Will Tomorrow’s Medical Innovations Be There When You Need Them?

I am a fan of Paul Hsieh, and his blog GeekPress. Lots of things he blogs are a source of inspiration for me (here) or just tweets. I try hard to make sure he gets credit for what I’ve learn (thanks, Paul). Hsieh is a radiologist with both a love and understanding of technology. His politics don’t always match mine, but it is always important to try to read what other people think.  One of the biggest problems with today’s politicians is they seem congenitally unable to do this, without painting the other side in a single ugly color.

Anyway, Hsieh writes editorials at the intersection of politics and medicine. He is a  free-market, small “l” libertarian. One of his latest op-eds is the title I’ve used. His post includes the required vignette about what has happened and what happens now. Most of his point, and Megan McArdle‘s,  who he quotes in his op-ed, is about the tax on medical inventions/innovations. The tax has become one part of the political football of Obamacare.

The argument about this tax, while significant, and the arguments about Obamacare, which sadden me and frustrate me in almost equal measures, is small potatoes for talking about medical/scientific innovation. Hsieh and McArdle are fiddling while Rome burns.

Some medical innovations do fall in the same basket as starting a restaurant or inventing software or even small appliances. People can come up with an idea, test it, and start a company, sell it before they are 35 and get rich.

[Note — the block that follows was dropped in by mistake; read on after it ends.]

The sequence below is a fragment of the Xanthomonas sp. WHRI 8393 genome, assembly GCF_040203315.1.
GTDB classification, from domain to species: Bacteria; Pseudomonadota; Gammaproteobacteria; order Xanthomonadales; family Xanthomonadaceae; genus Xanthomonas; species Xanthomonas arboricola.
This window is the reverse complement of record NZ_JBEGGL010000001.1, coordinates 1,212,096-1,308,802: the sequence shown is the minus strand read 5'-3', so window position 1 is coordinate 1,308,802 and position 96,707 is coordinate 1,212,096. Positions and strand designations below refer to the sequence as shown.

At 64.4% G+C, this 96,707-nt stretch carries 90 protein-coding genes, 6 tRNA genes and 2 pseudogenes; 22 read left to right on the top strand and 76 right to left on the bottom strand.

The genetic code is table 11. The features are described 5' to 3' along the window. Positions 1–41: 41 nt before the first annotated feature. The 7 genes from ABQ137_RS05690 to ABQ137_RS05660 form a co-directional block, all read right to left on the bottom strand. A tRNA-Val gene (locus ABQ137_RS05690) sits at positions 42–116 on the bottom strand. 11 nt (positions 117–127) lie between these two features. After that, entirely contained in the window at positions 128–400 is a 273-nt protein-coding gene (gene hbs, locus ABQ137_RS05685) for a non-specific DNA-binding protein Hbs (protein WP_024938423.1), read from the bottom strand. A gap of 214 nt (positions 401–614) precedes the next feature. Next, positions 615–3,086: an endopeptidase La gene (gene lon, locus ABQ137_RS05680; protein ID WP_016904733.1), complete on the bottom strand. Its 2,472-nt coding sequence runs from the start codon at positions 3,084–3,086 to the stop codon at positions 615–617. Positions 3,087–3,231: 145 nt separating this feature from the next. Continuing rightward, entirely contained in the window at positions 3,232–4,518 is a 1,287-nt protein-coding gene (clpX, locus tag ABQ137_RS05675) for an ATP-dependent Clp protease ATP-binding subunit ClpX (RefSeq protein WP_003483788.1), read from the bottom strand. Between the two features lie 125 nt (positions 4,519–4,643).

But lots, especially drug development, and the basic science that is necessary to envision those inventions (and radiological innovations are a fine example of this) require more education and knowledge foundation than software coding. The story of Lorenzo’s Oil aside, lay people are not doing the work the underlies the foundations of medical innovations. It is not that lay people are stupid, or incapable of thinking like a scientist, or fundamentally different from scientists. It’s what the two groups have learned and what they have spent their time doing. Even the story Lorenzo involves enlisting scientists, researchers and others to bring the cure forward.

And, one more time, we are eating our young. The next generation of both the medical creators, and the folks developing the sciences for those innovations are hurting. Unless we invest in the current generation of scientists, there will be no one with the training, skills, or desire to make those innovations happen.

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